Science in the State of the Union Address

Two major science themes were emphasized in tonight’s State of the Union: a call to action on climate change and the announcement of a new Precision Medicine Initiative (relevant excerpts from the speech shown below).

In my favorite part of the whole speech Obama chastised those who have used the ‘I’m not a scientist’ line to preface a denial of climate change: Well, I’m not a scientist either. But you know what? I know a lot of really good scientists at NASA and at NOAA and at our major universities, and the best scientists in the world are all telling us that our activities are changing the climate…” Obama highlighted his administration’s action on climate change including the recent agreement with China to decrease emissions, but didn’t offer specifics on any additional climate change policies.

Obama also announced a new Precision Medicine Initiative to try to harness the advances in genetic sequencing to specifically target treatments to subgroups of patients. One of the guests at the State of the Union was a cystic fibrosis patient that benefited from the drug Kalydeco, which treats the ~5% of cystic fibrosis patients with specific mutations in the CFTR protein. It remains to be seen how this initiative will be structured and whether it comes with increased funding for medical research.

Climate Change

“And no challenge, no challenge, poses a greater threat to future generations than climate change.

2014 was the planet’s warmest year on record.

Now, one year doesn’t make a trend, but this does: 14 of the 15 warmest years on record have all fallen in the first 15 years of this century.

I’ve heard some folks try to dodge the evidence by saying they’re not scientists, that we don’t have enough information to act. Well, I’m not a scientist either. But you know what? I know a lot of really good scientists at NASA and at NOAA and at our major universities, and the best scientists in the world are all telling us that our activities are changing the climate, and if we don’t act forcefully, we’ll continue to see rising oceans, longer, hotter heat waves, dangerous droughts and floods, and massive disruptions that can trigger greater migration and conflict and hunger around the globe. The Pentagon says that climate change poses immediate risks to our national security. We should act like it.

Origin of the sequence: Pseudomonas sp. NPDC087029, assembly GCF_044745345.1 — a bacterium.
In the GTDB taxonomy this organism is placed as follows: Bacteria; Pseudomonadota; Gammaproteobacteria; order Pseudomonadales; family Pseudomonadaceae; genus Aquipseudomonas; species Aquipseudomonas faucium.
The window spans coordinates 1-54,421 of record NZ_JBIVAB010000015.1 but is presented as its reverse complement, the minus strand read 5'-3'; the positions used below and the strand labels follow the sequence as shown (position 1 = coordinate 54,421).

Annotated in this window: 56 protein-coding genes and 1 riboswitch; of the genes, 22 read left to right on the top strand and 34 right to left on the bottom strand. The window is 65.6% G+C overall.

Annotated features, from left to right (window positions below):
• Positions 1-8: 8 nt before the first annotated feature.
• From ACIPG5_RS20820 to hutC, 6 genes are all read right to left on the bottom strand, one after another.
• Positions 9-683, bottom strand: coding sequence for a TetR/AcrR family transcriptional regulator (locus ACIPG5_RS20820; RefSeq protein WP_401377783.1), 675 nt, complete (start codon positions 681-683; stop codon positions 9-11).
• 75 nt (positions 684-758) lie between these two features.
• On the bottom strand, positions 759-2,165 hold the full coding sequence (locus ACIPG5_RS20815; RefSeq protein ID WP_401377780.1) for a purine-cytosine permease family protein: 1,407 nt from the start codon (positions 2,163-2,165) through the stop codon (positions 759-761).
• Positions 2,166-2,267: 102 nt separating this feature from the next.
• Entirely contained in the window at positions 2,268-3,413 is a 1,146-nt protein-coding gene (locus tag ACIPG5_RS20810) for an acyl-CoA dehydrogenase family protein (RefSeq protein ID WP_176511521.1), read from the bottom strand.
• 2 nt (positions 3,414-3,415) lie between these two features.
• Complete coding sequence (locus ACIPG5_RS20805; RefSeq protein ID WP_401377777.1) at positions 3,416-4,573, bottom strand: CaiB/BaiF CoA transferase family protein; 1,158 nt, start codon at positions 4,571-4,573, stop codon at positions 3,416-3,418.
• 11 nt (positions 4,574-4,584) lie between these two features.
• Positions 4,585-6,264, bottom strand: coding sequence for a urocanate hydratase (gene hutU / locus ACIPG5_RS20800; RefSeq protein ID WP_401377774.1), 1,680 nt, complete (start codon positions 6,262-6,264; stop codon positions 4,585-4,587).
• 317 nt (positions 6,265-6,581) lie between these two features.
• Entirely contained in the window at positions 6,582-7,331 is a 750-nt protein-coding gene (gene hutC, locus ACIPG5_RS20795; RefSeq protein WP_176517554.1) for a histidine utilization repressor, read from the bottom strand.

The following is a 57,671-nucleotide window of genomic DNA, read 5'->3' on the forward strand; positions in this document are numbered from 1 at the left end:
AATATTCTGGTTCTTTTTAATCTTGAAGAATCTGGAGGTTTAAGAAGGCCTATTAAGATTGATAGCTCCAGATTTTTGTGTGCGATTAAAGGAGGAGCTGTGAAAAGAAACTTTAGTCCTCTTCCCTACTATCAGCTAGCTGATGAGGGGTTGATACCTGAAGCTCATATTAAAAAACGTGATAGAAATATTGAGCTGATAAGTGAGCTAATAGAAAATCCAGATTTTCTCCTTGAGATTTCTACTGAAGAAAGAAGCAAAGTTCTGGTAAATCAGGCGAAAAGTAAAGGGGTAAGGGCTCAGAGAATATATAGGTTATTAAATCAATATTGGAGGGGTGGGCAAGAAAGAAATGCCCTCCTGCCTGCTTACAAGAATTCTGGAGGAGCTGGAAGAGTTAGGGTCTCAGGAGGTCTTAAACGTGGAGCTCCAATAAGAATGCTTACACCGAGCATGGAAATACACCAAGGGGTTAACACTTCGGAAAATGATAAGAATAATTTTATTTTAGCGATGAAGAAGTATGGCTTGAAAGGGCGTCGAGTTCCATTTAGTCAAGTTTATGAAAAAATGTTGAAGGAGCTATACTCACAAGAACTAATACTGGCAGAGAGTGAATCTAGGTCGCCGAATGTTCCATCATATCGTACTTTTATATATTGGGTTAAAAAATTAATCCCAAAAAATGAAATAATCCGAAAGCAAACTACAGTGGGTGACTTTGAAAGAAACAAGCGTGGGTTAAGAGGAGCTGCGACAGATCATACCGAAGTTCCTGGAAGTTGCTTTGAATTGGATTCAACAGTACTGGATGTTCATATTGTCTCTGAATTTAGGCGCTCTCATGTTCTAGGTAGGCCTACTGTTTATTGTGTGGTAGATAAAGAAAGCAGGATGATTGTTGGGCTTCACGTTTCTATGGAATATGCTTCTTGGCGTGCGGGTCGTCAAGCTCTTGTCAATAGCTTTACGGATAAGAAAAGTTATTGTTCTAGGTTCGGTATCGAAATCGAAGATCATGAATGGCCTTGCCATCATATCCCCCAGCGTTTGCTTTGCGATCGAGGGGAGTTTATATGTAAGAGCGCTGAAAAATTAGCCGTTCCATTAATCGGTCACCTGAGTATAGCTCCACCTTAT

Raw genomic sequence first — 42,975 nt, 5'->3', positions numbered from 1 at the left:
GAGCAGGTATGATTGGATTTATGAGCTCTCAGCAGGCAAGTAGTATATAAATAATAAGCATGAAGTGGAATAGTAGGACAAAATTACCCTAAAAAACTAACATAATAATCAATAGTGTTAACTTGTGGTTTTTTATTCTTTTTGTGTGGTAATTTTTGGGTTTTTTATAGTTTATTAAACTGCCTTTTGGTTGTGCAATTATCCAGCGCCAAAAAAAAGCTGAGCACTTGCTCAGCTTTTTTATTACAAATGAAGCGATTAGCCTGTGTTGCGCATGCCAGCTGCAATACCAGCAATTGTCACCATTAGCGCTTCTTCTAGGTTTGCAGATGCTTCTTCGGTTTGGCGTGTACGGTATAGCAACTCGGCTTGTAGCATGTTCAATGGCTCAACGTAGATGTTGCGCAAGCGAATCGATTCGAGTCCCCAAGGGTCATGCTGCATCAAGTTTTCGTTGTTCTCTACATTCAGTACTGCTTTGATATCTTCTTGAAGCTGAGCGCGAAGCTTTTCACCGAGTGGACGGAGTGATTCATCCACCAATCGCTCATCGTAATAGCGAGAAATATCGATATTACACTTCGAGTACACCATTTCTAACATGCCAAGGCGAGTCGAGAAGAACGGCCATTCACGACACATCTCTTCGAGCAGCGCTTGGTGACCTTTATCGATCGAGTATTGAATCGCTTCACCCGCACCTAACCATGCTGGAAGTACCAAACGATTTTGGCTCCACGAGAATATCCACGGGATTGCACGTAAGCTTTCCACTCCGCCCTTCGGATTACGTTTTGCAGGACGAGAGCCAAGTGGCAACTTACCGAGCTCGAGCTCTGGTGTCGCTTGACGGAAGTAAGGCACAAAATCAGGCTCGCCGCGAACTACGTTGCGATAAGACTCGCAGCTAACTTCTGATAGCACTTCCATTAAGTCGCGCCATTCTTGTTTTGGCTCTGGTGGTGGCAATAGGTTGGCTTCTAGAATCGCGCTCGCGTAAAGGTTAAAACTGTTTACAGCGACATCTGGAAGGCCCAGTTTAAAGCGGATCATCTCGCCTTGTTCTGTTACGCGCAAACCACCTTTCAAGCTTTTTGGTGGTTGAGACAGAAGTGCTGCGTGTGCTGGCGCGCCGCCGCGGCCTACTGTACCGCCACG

That’s why, over the past six years, we’ve done more than ever to combat climate change, from the way we produce energy, to the way we use it. That’s why we’ve set aside more public lands and waters than any administration in history. And that’s why I will not let this Congress endanger the health of our children by turning back the clock on our efforts. I am determined to make sure American leadership drives international action.

In Beijing, we made a historic announcement: the United States will double the pace at which we cut carbon pollution, and China committed, for the first time, to limiting their emissions. And because the world’s two largest economies came together, other nations are now stepping up, and offering hope that, this year, the world will finally reach an agreement to protect the one planet we’ve got.”

Precision Medicine Initiative

“21st century businesses will rely on American science and technology, research and development. I want the country that eliminated polio and mapped the human genome to lead a new era of medicine: one that delivers the right treatment at the right time.